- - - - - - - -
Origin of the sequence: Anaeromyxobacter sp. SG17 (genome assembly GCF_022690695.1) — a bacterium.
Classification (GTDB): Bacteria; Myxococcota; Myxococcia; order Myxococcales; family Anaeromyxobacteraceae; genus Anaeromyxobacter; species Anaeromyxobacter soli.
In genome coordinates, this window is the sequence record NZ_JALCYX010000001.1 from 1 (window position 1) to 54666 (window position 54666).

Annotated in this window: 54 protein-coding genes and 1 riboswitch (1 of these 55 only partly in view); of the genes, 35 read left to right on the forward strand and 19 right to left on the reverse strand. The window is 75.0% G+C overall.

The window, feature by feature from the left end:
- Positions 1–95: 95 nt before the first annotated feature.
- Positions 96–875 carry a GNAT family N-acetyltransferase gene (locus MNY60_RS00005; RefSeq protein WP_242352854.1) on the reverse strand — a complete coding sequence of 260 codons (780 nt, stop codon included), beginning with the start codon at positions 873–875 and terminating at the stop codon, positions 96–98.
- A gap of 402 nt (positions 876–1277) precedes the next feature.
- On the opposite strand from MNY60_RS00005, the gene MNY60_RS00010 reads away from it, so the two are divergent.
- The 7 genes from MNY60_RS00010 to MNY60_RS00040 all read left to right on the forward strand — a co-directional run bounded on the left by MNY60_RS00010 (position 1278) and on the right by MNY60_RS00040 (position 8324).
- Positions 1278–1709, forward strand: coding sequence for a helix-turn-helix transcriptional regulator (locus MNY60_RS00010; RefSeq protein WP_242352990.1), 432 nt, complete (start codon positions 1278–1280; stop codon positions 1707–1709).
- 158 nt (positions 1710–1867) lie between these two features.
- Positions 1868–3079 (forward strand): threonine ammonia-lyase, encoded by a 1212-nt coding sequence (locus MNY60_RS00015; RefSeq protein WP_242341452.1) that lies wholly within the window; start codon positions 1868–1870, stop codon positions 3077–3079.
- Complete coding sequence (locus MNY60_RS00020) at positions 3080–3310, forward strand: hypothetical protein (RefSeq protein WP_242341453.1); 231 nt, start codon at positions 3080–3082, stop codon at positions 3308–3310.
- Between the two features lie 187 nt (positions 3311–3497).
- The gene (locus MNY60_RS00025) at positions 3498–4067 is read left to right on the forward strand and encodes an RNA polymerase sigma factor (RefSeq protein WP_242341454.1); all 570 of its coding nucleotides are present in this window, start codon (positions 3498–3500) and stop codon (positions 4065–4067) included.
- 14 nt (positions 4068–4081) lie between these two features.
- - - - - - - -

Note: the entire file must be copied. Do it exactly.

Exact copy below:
Origin of the sequence: Anaeromyxobacter sp. SG17 (genome assembly GCF_022690695.1) — a bacterium.
Classification (GTDB): Bacteria; Myxococcota; Myxococcia; order Myxococcales; family Anaeromyxobacteraceae; genus Anaeromyxobacter; species Anaeromyxobacter soli.
In genome coordinates, this window is the sequence record NZ_JALCYX010000001.1 from 1 (window position 1) to 54666 (window position 54666).

Annotated in this window: 54 protein-coding genes and 1 riboswitch (1 of these 55 only partly in view); of the genes, 35 read left to right on the forward strand and 19 right to left on the reverse strand. The window is 75.0% G+C overall.

The window, feature by feature from the left end:
- Positions 1–95: 95 nt before the first annotated feature.
- Positions 96–875 carry a GNAT family N-acetyltransferase gene (locus MNY60_RS00005; RefSeq protein WP_242352854.1) on the reverse strand — a complete coding sequence of 260 codons (780 nt, stop codon included), beginning with the start codon at positions 873–875 and terminating at the stop codon, positions 96–98.
- A gap of 402 nt (positions 876–1277) precedes the next feature.
- On the opposite strand from MNY60_RS00005, the gene MNY60_RS00010 reads away from it, so the two are divergent.
- The 7 genes from MNY60_RS00010 to MNY60_RS00040 all read left to right on the forward strand — a co-directional run bounded on the left by MNY60_RS00010 (position 1278) and on the right by MNY60_RS00040 (position 8324).
- Positions 1278–1709, forward strand: coding sequence for a helix-turn-helix transcriptional regulator (locus MNY60_RS00010; RefSeq protein WP_242352990.1), 432 nt, complete (start codon positions 1278–1280; stop codon positions 1707–1709).
- 158 nt (positions 1710–1867) lie between these two features.
- Positions 1868–3079 (forward strand): threonine ammonia-lyase, encoded by a 1212-nt coding sequence (locus MNY60_RS00015; RefSeq protein WP_242341452.1) that lies wholly within the window; start codon positions 1868–1870, stop codon positions 3077–3079.
- Complete coding sequence (locus MNY60_RS00020) at positions 3080–3310, forward strand: hypothetical protein (RefSeq protein WP_242341453.1); 231 nt, start codon at positions 3080–3082, stop codon at positions 3308–3310.
- Between the two features lie 187 nt (positions 3311–3497).
- The gene (locus MNY60_RS00025) at positions 3498–4067 is read left to right on the forward strand and encodes an RNA polymerase sigma factor (RefSeq protein WP_242341454.1); all 570 of its coding nucleotides are present in this window, start codon (positions 3498–3500) and stop codon (positions 4065–4067) included.
- 14 nt (positions 4068–4081) lie between these two features.